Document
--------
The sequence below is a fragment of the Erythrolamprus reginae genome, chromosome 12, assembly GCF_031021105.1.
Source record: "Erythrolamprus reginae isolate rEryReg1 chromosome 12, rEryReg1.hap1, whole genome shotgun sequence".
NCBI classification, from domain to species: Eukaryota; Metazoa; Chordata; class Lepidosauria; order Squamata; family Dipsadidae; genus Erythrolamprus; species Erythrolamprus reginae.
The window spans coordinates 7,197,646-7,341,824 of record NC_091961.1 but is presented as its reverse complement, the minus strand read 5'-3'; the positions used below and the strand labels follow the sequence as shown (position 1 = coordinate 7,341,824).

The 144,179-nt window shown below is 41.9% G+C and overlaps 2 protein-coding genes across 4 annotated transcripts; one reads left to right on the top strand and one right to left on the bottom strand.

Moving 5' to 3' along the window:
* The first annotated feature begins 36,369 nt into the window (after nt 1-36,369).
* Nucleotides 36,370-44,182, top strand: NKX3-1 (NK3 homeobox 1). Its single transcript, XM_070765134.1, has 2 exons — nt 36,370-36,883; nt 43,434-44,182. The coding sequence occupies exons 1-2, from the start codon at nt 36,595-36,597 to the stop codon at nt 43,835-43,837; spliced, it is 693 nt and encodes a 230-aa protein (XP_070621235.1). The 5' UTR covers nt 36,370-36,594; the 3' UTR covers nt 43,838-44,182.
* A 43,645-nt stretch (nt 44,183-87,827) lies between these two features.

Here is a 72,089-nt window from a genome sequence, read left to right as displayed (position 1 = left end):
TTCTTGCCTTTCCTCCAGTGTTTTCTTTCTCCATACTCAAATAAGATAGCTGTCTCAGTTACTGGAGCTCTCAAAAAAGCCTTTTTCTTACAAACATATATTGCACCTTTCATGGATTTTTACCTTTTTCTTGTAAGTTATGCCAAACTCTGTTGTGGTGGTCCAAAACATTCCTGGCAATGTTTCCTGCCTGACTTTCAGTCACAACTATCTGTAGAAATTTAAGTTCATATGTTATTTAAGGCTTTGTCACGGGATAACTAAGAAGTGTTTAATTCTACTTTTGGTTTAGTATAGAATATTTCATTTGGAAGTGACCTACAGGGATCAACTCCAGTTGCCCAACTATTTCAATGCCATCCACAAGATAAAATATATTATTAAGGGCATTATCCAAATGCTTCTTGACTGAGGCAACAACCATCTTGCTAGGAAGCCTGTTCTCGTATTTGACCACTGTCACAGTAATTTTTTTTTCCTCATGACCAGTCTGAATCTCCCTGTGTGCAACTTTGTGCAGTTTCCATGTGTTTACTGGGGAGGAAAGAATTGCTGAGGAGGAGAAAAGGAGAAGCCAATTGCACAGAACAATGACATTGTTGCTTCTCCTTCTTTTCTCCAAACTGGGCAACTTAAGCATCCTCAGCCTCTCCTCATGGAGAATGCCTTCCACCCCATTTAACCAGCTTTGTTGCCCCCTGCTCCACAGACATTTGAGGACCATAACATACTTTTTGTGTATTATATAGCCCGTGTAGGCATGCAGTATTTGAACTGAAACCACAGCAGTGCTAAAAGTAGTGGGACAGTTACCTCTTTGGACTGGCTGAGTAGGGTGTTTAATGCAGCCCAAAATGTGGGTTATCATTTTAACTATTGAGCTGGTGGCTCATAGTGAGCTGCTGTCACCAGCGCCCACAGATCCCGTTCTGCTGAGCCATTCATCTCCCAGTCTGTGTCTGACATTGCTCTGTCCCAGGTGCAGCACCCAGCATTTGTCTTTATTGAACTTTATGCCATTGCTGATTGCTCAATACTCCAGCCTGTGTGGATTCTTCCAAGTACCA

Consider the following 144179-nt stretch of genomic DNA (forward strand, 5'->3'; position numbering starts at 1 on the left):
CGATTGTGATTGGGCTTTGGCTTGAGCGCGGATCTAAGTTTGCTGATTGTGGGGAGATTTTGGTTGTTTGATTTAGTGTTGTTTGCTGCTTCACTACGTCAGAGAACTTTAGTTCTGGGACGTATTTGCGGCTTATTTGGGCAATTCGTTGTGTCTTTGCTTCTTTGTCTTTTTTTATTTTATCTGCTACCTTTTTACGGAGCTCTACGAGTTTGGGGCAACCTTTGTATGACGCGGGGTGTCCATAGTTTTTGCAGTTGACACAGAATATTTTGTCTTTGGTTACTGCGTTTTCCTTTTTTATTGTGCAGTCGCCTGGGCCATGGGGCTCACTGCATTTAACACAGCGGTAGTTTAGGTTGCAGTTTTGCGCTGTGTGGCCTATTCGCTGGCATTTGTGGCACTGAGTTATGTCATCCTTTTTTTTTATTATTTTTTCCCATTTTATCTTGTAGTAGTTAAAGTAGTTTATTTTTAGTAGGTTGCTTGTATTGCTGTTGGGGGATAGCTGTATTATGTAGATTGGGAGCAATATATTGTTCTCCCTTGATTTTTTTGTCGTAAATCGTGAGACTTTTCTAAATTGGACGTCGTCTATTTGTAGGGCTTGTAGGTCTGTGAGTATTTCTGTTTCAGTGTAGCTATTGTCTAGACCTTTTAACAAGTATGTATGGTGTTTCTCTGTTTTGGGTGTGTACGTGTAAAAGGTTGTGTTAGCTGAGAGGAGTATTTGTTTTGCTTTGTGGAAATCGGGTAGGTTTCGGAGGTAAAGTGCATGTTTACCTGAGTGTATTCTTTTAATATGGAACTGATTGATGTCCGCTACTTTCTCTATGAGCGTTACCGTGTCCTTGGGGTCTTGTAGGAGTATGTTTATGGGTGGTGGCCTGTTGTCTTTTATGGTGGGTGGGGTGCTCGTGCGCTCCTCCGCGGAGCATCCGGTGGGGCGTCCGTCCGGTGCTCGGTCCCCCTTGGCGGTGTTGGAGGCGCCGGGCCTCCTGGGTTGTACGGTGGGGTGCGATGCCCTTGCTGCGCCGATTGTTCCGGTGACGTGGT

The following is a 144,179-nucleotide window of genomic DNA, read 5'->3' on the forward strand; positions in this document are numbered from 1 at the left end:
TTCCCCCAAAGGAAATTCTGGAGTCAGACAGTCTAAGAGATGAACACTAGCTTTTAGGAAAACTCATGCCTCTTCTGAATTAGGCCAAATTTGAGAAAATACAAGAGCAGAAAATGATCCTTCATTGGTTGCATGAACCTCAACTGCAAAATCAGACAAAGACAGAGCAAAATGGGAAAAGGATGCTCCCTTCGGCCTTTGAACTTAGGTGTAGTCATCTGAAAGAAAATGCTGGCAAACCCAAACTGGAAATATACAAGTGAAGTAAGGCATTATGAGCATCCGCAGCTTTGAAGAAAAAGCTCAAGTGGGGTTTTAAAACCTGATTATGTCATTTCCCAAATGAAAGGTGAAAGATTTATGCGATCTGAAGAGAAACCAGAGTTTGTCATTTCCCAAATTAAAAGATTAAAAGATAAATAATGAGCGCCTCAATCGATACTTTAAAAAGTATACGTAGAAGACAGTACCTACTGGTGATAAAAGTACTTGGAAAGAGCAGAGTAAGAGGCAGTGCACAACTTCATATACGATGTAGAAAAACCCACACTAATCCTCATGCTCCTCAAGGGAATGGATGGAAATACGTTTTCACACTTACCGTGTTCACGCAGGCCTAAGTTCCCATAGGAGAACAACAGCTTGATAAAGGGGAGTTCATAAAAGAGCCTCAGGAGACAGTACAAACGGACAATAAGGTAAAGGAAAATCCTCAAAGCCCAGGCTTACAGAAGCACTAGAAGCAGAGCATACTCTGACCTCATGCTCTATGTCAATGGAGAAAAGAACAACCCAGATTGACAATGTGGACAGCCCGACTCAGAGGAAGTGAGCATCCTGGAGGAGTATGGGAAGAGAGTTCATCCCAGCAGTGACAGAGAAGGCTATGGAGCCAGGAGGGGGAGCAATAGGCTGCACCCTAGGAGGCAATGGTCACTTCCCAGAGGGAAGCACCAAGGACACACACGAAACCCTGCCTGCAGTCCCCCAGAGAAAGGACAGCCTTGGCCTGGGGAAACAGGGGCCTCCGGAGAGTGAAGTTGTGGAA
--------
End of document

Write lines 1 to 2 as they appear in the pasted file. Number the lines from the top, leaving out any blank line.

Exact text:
The sequence below is a fragment of the Erythrolamprus reginae genome, chromosome 12, assembly GCF_031021105.1.
Source record: "Erythrolamprus reginae isolate rEryReg1 chromosome 12, rEryReg1.hap1, whole genome shotgun sequence".